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Local organization prepares for new Doggy Daycare to help adults with disabilities learn job skills

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Posted at 6:00 AM, Feb 05, 2020
and last updated 2020-02-05 07:41:49-05

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BARGERSVILLE — Jennifer Parker is a mother on a mission.

"We don't want parents to feel like we felt when we started this, in that there's just no place for our child to be after high school," says Parker.
Parker began her journey helping adults on the autism spectrum with her son, Alex, nearly 20 years ago.

In school, Alex found his niche. He loved the program, 'Best Buddies,' he had a lot of friends, including a best friend named Ali. But as Alex aged out the education system, his whole world changed.

Parker and her family created an organization to increase public knowledge and awareness of the behaviors and needs of people on the autism spectrum. She says society has come a long way with an autism diagnosis, treatment, and education. But she still saw a gap in opportunity for adults with disabilities in the workforce and society.

"We decided we will just start creating jobs for them. They want to work. They want to be employed. They want to contribute to the community," says Parker.

The Parkers decided not to sit back and let Alex's world pass by him. They created the 'Alex and Ali Foundation,' which works to empower and enhance the lives of adults with autism and other developmental disabilities by providing vocational training and employment opportunities.

Their first endeavor is a small boutique on Bargersville's Main Street called 'The Hope Gallery.'

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"We have been in business for a little over a year," says Parker. "We are a unique boutique for happy, funky, cool people, and their pets."

Inside The Hope Gallery, customers are greeted by team members on the spectrum or with developmental disabilities, and they are there to assist you. Just like the goods inside, the team members are "wonderfully made and perfectly unique."

The team members work with volunteers to learn how to run this business. They learn how to interact with customers, explain the store's mission, make sales, tag and stock items for sale, clean the store, and use an iPad system. The team members also craft goods sold inside the boutique.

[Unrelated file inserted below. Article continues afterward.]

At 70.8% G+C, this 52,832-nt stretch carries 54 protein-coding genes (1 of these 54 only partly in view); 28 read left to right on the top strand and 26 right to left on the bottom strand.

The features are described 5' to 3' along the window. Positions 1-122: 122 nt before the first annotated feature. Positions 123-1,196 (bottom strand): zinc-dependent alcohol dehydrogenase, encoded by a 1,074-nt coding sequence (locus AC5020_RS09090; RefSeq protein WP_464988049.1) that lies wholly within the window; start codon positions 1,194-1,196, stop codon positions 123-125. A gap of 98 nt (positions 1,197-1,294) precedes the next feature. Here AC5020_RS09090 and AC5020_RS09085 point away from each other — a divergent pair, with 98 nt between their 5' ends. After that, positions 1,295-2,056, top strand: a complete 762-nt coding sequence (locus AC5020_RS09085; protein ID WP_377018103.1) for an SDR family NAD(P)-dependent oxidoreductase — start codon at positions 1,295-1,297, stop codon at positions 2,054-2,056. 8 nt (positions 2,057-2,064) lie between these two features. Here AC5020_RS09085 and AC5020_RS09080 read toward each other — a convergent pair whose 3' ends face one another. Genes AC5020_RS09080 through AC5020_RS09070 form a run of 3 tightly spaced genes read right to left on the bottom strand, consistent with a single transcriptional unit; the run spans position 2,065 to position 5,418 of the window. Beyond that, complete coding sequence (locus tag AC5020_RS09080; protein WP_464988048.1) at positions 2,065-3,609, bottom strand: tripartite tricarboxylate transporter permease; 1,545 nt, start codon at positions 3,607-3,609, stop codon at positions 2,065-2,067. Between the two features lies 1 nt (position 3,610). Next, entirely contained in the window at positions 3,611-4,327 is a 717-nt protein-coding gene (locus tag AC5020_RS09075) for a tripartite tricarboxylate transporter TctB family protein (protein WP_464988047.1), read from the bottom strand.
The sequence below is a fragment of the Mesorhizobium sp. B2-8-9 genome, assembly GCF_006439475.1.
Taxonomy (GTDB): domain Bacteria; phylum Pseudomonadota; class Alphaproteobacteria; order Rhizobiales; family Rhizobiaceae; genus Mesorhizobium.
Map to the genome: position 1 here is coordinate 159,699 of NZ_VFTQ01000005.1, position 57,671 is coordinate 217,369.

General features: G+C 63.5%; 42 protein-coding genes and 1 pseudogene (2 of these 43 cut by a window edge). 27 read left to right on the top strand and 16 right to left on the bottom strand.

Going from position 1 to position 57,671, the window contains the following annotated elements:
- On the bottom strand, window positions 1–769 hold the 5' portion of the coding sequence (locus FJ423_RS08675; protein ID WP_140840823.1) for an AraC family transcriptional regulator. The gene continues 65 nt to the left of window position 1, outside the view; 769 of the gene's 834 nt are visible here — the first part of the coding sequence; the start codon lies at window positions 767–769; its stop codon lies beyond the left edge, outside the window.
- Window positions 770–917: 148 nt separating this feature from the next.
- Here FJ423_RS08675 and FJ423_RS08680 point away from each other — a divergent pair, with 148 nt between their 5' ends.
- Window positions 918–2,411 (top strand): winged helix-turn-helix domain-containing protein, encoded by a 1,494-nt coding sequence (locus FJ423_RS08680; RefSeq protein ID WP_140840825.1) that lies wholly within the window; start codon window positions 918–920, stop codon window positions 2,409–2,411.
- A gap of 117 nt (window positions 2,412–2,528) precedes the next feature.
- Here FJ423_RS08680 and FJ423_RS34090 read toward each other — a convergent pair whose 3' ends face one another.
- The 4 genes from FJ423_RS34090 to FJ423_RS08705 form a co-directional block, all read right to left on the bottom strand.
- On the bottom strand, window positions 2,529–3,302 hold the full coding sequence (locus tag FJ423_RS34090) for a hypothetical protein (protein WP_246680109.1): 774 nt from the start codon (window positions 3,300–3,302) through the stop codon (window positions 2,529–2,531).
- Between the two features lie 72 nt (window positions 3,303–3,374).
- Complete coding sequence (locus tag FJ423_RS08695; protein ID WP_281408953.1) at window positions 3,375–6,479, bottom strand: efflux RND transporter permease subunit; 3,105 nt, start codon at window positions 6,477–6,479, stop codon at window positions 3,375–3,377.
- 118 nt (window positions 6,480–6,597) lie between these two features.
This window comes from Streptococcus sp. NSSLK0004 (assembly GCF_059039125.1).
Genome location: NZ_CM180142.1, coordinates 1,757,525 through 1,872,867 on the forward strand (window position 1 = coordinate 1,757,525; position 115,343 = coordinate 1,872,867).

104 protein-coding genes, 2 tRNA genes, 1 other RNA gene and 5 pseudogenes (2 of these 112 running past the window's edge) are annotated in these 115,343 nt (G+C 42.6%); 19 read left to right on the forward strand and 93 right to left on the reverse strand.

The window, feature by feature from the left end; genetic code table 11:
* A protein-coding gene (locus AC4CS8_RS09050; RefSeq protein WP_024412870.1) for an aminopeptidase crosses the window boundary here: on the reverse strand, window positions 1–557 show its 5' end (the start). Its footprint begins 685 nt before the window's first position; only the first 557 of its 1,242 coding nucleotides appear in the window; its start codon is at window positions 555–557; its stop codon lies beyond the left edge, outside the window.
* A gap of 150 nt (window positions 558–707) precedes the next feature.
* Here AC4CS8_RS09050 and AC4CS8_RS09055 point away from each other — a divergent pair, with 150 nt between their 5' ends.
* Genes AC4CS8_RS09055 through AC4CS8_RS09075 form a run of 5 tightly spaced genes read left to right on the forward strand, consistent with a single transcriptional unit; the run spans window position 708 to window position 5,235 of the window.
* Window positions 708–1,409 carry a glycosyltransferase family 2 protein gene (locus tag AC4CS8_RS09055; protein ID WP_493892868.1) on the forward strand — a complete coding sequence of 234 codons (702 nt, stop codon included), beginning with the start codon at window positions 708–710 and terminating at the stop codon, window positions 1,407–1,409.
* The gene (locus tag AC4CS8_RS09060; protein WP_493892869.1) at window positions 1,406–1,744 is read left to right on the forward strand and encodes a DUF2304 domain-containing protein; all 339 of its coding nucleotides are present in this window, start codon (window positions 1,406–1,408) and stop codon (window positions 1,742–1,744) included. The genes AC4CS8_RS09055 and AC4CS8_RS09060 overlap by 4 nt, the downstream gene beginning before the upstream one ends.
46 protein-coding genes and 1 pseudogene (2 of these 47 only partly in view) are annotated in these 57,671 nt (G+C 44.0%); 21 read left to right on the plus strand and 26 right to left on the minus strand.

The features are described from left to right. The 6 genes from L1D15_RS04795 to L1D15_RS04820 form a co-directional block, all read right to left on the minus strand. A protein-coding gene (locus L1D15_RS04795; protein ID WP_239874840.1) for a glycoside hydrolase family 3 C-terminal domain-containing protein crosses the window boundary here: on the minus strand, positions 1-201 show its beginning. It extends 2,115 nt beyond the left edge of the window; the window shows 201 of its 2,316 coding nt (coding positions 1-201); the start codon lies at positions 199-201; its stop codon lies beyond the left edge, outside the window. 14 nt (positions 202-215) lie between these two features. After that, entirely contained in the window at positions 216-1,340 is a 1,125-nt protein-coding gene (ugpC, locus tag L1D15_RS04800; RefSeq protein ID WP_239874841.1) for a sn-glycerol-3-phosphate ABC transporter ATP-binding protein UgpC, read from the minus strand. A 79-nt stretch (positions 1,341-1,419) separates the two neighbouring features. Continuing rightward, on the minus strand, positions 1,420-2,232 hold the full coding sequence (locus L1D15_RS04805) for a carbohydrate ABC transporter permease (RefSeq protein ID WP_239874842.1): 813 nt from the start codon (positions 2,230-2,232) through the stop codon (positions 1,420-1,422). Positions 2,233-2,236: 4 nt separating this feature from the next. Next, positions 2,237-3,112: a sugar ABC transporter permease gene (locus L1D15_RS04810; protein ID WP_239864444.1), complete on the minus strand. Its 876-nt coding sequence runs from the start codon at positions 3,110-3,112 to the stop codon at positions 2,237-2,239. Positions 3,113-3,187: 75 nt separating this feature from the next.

The team members become more confident in themselves as they host field trips and other special events at the store. Additional job skills outside the store include farm work, painting, and warehouse organization through community partners.

Team member Chelsea Davis rings up a bracelet for a customer and wraps it in a gift bag.

"When you go for an interview, you want to tell them you have skills of knowing how to count money," says Davis, who has been working at The Hope Gallery for six months now.

Her daily tasks include running the cash register, knowing how much money they start and end with, straightening up shelves and assisting customers.

"Some days, I'm running it alone," says Davis. "Sometimes it's quiet, but then other times it's like hey, I can do it. It helps me get more skills of learning how to run a business. And this is what it's all about."

The Hope Gallery and the work by its 25 team members is becoming such a success, The Alex and Ali Foundation is looking forward to starting their next big endeavor.

Happy Hounds Doggy Daycare is what they believe will be the first dog daycare facility run entirely by adults with developmental disabilities.
The facility will be located at State Road 135 and Stop 11 Road on Indy's south side.

"They will be cuddling the dogs, training the dogs, cleaning up after the dogs, and then working with the customers as well doing customer interaction," says Parker. "They want to be a part of the community, and the community needs them. They are such wonderful people. The community needs to see that they have skills. They have value. They have worth. And we are showing the community that."

To learn more about The Hope Gallery, Happy Hounds, or the Alex and Ali Foundation, you can visit

They also have a Gala on February 15th in Greenwood, for ticket information, click here.

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